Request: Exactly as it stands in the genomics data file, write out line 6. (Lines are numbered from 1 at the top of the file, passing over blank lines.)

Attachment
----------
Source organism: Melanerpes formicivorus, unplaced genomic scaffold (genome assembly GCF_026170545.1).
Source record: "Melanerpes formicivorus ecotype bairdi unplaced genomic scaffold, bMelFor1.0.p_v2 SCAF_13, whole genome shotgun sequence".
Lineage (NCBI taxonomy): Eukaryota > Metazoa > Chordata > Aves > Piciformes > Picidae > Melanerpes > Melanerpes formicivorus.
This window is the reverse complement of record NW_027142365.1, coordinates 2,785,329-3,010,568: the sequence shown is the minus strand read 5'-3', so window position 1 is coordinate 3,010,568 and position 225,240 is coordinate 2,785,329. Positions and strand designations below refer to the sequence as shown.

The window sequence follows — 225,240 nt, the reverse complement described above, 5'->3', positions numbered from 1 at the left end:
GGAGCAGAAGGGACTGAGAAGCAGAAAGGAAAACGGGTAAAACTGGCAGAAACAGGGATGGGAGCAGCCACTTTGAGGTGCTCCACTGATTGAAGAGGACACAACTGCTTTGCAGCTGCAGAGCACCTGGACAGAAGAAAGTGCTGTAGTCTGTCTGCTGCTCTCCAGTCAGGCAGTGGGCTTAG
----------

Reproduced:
GGAGCAGAAGGGACTGAGAAGCAGAAAGGAAAACGGGTAAAACTGGCAGAAACAGGGATGGGAGCAGCCACTTTGAGGTGCTCCACTGATTGAAGAGGACACAACTGCTTTGCAGCTGCAGAGCACCTGGACAGAAGAAAGTGCTGTAGTCTGTCTGCTGCTCTCCAGTCAGGCAGTGGGCTTAG